Hot House Race in Louisiana

Many family dynasties have been built around politics, and now one ailing Southern representative would like to see his 30-year-old son succeed him when he retires this year. But five other candidates think this Billy Tauzin III (search) is neither qualified nor deserving of the job.

Welcome to Louisiana's 3rd Congressional District (search), home of the historic Cajun coast, with its famous seafood industry, offshore oil and gas rigs and inland sugar cane trade. Republican Rep. Billy Tauzin was first elected as a Democrat in 1980 and switched to the Republican Party in 1995. This year, he was diagnosed with intestinal cancer, underwent surgery, chemotherapy and radiation treatment and is retiring. Tauzin III says he is eager to fill his father's shoes.

"I know that I have the energy and the ability to work hard and I have new and positive ideas," Tauzin, a former lobbyist for BellSouth, told

Though not a lot of polling has been done on this race, both independent and partisan polls have shown Tauzin in a double-digit lead as of late September.

But unlike any other state in the union, Louisiana skips the primary and instead holds an open poll on Election Day (search). With three Republicans and three Democrats running in this year's race, if any candidate fails to get 50 percent, the top two candidates go to a runoff in December. None of the recent polling has Tauzin above 36 percent.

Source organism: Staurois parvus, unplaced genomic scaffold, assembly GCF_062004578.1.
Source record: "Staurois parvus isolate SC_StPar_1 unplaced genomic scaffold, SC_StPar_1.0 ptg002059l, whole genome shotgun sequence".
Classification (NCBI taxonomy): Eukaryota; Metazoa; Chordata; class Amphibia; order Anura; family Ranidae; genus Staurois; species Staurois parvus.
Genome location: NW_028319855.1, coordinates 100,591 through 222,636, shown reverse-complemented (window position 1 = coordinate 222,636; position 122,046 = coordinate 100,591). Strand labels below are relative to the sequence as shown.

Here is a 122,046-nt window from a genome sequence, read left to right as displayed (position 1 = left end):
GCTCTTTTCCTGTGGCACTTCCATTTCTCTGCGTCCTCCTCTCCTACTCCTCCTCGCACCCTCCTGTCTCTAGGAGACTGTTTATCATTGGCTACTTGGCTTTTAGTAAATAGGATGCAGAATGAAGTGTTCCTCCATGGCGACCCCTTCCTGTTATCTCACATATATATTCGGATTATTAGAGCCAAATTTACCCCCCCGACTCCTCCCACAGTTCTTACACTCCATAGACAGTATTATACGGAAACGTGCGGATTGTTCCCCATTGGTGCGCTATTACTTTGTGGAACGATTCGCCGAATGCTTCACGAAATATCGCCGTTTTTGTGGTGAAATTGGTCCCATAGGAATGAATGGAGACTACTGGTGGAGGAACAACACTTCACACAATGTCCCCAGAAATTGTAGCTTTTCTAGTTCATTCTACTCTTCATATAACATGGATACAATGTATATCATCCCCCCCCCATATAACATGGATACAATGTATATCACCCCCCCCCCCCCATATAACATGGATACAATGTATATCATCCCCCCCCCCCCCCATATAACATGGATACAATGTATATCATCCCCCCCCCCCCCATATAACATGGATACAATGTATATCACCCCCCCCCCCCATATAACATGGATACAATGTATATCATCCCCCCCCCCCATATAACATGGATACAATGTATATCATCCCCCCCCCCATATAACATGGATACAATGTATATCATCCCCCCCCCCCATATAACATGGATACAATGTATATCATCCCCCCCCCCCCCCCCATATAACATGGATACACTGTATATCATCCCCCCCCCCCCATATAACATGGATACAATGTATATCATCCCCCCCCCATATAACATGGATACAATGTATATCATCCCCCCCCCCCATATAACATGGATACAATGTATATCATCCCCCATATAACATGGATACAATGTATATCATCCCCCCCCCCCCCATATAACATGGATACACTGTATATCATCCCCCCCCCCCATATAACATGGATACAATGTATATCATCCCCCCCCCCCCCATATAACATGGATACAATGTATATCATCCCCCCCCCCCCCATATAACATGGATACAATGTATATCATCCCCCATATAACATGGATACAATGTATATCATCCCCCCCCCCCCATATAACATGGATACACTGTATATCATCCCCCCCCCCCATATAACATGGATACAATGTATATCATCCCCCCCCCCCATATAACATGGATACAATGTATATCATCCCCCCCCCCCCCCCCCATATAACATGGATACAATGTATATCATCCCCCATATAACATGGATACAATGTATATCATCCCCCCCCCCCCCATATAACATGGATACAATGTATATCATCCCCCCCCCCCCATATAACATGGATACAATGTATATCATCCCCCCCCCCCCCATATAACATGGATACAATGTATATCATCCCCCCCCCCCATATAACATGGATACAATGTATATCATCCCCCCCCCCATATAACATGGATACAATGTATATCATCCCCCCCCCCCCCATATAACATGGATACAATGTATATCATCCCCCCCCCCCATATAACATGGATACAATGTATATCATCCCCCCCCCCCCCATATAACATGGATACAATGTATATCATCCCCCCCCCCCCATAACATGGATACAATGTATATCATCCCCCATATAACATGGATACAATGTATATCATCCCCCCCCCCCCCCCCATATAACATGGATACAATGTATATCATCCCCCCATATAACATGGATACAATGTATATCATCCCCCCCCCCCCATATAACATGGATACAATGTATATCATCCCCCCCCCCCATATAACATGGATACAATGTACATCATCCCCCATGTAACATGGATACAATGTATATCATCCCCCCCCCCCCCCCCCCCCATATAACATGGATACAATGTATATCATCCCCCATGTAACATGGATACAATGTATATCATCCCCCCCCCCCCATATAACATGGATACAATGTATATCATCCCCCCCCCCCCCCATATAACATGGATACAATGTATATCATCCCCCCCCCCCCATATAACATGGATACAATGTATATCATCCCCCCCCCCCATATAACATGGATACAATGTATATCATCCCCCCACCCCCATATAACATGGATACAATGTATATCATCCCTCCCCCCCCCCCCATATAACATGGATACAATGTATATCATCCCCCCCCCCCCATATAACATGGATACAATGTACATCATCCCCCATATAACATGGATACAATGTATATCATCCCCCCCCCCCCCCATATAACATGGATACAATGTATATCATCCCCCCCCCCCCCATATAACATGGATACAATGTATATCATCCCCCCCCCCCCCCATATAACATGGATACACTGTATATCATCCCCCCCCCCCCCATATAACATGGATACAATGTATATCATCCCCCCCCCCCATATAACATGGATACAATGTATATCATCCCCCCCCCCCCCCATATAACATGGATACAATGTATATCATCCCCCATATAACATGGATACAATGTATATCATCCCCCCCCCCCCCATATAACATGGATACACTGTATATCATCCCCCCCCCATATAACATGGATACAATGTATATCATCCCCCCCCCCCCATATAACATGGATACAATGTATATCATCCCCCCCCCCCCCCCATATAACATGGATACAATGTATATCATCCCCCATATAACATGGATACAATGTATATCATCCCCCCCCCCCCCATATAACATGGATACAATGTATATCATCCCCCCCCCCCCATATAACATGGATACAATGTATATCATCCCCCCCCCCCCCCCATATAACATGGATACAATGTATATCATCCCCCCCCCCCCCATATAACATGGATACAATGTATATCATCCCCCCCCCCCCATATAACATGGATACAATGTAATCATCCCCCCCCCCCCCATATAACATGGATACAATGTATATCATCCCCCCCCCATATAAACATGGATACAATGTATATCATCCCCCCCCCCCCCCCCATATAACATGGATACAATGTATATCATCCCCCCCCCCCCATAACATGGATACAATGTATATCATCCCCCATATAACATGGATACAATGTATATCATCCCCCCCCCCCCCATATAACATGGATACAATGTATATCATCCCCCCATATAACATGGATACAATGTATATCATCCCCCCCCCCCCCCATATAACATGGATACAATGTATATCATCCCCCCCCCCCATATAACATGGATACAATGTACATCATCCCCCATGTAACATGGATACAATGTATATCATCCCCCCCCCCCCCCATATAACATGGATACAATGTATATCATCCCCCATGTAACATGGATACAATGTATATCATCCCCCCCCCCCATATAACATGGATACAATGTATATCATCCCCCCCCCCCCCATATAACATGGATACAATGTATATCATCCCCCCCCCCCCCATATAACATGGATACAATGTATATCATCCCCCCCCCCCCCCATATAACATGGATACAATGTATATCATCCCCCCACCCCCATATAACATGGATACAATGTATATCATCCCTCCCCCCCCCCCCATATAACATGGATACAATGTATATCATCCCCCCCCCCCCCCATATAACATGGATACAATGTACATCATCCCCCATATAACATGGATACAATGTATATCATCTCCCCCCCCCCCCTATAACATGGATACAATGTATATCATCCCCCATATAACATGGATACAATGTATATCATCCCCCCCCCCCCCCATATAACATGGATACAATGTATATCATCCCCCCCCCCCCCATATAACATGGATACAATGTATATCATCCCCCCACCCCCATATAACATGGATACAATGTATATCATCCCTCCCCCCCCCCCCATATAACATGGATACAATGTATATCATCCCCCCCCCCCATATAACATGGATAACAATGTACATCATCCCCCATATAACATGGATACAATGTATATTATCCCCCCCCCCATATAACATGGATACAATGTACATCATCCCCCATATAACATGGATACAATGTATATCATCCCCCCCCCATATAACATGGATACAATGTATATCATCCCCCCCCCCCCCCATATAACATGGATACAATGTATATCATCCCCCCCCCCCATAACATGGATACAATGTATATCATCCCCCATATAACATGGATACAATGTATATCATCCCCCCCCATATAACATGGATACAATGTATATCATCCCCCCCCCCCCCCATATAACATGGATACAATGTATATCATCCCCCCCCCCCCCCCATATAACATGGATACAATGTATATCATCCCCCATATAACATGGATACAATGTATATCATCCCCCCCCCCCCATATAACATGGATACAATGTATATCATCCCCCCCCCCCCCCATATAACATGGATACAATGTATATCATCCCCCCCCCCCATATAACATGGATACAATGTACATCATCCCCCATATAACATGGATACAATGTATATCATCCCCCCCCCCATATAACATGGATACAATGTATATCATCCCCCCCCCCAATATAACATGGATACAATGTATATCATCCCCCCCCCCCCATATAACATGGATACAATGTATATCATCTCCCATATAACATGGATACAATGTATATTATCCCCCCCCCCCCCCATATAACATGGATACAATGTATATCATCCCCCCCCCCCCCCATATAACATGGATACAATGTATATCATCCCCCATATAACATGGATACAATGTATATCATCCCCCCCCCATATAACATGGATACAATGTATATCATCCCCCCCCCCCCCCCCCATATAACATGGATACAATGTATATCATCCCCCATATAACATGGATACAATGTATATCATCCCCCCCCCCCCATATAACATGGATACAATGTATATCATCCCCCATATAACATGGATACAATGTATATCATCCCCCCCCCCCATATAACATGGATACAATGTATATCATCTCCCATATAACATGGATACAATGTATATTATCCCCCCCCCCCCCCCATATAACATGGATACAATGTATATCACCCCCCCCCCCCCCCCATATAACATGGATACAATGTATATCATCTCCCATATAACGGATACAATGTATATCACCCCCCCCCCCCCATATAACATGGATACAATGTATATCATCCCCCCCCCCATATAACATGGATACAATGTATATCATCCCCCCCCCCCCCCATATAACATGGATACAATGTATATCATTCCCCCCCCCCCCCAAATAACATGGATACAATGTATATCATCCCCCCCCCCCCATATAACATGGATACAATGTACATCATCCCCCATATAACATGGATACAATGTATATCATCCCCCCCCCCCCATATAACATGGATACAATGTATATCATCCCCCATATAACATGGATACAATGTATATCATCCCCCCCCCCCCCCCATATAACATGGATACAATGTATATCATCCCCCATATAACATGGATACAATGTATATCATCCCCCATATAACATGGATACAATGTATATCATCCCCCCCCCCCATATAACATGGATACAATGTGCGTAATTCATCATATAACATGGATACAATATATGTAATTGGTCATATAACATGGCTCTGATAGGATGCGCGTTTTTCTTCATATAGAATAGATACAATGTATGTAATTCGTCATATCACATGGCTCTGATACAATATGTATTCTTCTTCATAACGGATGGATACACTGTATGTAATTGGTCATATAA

"This is definitely a vulnerability to Republicans," said Nathan Gonzales, analyst for the Rothenberg Political Report. "It is likely that there will be a runoff."

Whether he will be facing a fellow Republican or a Democrat appears up for debate. Nevertheless, Tauzin's opponents like to say the people of the district aren't necessarily going to vote for a name, but what is behind it.

"There was some rumoring that [Tauzin] might be able to pull this off without a runoff — there was no single person in the state that believed that," said Brent Littlefield, spokesman for Republican Craig Romero, a former state senator of 11 years who was in second place, but trailing Tauzin by 17 percent in a pair of polls conducted in late September.

Romero has repeatedly attacked Tauzin for his lack of experience, and the state GOP for breaking tradition to endorse Tauzin — a move Littlefield said was pushed by the elder Tauzin.

"We can do better and I'm going to see that we do," said Charmaine Caccioppi, one of three Democratic candidates and former chief of public policy and economic development of Greater New Orleans Inc., formerly known as the New Orleans Chamber of Commerce. She said voters are disenchanted with what they see as an "old boy network" that has often ignored concerns about issues like health care and building communities.

"The special interests in Washington, D.C., have sat in their smoked-filled rooms and have decided who would be the voice of the 3rd District. But you know I have faith in the 3rd District — I know they are dying to have someone fight for them," she added.